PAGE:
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Animal Scientist


We use animals for eggs, ice cream, Jell-O, marshmallows, butter, meat and cheese. Animals are kept on large, industrial farms, as well as smaller, free-range farms, where they are born, raised and sometimes killed for our survival.

Animal scientists work with government agencies, agricultural boards, and private companies. They try and develop efficient ways of producing and processing animal products and by-products. They research the nutrition, breeding and health of all animals across the nayion.

Animal scientists often specialize in one area. Some focus on animal nutrition, looking for the best food combinations for animals, while others look at animal diseases and try to identify, cure or prevent them. Others try to control reproductive processes through embryo manipulation, artificial insemination and monitored breeding. As well, animal scientists ensure the babies born are healthy and strong. Others look at the impact the meat industry has had on the environment, and look for ways to slow the overuse of water, grain and energy.

Animals used for food are an integral part of modern life. A cattle disease that spread worldwide might result in international starvation. We need animal scientists, and no matter if they work in genetically engineered, chemically enhanced milk production or on an organic, all-natural farm, they are working towards a world where everyone has enough to eat.
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         Related Careers
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GWU-Pub Health
MPH@GW is the online Master of Public Health (MPH) from the Milken Institute School of Public Health at the George Washington University.
Programs Offered:
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  Interests and Skills  
Animal scientists need to be interested in not only animal science but also nutrition and biotechnology. They need a love of the outdoors, and enjoy helping others solve problems. They should have strong organizational skills, good communication (and listening) skills, and should be able to work alone as well as part of a team. Animal scientists need analytical thinking skills and creativity when working problem solving.

  Typical Tasks  
  • Respond to questions from individual farmers, farming associations, government agencies, and the general public about health of food, soil and environment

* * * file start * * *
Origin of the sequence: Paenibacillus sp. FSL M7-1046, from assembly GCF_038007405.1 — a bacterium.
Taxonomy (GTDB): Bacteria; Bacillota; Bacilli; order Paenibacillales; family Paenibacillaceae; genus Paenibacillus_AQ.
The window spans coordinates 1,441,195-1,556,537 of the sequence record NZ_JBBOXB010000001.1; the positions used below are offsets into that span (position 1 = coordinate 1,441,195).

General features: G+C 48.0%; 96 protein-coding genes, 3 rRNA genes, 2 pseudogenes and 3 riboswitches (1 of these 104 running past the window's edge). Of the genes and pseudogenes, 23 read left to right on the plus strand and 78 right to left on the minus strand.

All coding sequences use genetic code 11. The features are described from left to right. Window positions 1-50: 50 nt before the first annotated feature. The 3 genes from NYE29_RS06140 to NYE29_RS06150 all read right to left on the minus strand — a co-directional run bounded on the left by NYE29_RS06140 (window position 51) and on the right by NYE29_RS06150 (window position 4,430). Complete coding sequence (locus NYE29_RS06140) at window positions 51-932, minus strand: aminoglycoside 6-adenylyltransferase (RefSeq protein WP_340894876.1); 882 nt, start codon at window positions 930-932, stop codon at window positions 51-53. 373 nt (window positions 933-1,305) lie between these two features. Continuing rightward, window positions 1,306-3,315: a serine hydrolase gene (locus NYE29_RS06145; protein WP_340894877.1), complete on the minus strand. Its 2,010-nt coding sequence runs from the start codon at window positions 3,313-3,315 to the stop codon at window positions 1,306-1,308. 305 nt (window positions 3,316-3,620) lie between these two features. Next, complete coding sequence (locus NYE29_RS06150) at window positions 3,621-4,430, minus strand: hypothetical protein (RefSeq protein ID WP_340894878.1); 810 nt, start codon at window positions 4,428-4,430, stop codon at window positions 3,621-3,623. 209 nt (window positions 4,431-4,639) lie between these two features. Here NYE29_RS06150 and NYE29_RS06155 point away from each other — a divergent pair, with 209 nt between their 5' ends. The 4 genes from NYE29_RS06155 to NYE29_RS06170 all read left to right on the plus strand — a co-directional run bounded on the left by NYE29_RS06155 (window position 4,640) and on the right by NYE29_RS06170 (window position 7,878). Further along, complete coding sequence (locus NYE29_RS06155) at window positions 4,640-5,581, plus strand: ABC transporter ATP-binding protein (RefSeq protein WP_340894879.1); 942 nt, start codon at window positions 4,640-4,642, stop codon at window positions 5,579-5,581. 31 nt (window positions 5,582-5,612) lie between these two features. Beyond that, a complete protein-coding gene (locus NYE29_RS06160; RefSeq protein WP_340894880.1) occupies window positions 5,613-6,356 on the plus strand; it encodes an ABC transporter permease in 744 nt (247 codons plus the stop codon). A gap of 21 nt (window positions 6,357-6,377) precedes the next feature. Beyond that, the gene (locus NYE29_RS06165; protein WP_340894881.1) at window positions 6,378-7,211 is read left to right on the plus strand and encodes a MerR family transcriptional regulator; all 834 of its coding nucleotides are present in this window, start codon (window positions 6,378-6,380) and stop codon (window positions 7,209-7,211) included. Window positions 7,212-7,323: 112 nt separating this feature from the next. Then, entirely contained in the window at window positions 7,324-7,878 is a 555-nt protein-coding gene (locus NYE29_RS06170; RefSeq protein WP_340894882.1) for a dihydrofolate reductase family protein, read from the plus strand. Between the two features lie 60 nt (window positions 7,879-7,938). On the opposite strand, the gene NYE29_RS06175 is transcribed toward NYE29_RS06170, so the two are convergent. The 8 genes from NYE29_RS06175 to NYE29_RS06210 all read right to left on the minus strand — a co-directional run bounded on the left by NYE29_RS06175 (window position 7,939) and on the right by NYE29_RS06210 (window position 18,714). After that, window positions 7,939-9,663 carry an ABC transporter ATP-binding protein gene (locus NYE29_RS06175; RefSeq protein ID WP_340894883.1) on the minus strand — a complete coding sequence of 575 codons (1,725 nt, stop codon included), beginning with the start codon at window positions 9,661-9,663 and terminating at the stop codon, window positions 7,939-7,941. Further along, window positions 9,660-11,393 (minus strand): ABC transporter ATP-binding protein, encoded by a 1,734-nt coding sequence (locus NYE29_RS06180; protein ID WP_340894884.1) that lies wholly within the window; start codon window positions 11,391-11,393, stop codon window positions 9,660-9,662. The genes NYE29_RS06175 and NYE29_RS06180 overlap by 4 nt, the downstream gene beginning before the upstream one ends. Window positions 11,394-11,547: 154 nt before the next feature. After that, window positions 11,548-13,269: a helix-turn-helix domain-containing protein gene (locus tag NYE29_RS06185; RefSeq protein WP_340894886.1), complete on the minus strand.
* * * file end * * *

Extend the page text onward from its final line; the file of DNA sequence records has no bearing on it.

• Provide farmers with appropriate news, information or developments
  • Visit farms and production sites for evaluations
  • Give individual assessments
  • Conduct information sessions, seminars and workshops with large numbers of farmers
  • Develop new nutritional supplements, breeding techniques and genetic make up of farm animals
  • Inspect and grade livestock, meat and dairy products
  • Demonstrate new products or services
  • Carry out applied and field research into environmental conditions, product effectiveness, and animal nutrition, breeding techniques, and animal health
  • Animal scientists all have very differing days, due to the broad spectrum of work done by these scientists. While some spend all day on a government test farm, looking at the possibilities of free-range egg production, others may be in the head office of a major hot dog distribution company, discussing genetically-enhanced pig feed. Their objectives are always the same, however--they are looking for the most cost-effective, environmentally sound way of achieving their clients' goals. They travel throughout the country assessing farm animals' health, breeding capabilities, and nutrition, as well as around the world to conferences and training sessions with international agriculturists.

  Workplaces, Employers and Industries  
  • Animal scientists work outside in fields and pastures, as well as inside research labs and board rooms, giving seminars and information sessions. They work for governments, farming associations, universities and colleges, and independently as advisors to individual ranchers and farmers. They work alone, as well as in a team of other scientists.
  • They may work long hours, especially if they must travel. They don't have to work weekends or evenings very often, unless they are making a presentation or are en route to their next project.

  Long Term Career Potential  
Animal scientists can specialize in many different areas, so there should always be opportunities for advancement and exploration of other areas of agricultural study. They can work for research companies, or start up a private business of their own, in agricultural counseling, or otherwise. They can write books and articles about agriculture, become environmental advocates or start up their own organic or free-range farm.

  Educational Paths  
Animal scientists need to have a background in agriculture. While it is helpful to have grown up in an agricultural community, it's not a requirement--a genuine interest in the science is enough.

Animal scientists obtain a bachelor's degree in agriculture and then specialize in animal science through experience or a master's degree. Other supporting subjects would be veterinary studies, biology, soil science and zoology.

Bureau of Labor Statistics, U.S. Department of Labor, Occupational Outlook Handbook, 2014-15 Edition, http://www.bls.gov/ooh/
Bureau of Labor Statistics, U.S. Department of Labor, Occupational Employment Statistics, 2002, http://www.bls.gov/oes/2002/oes_nat.htm

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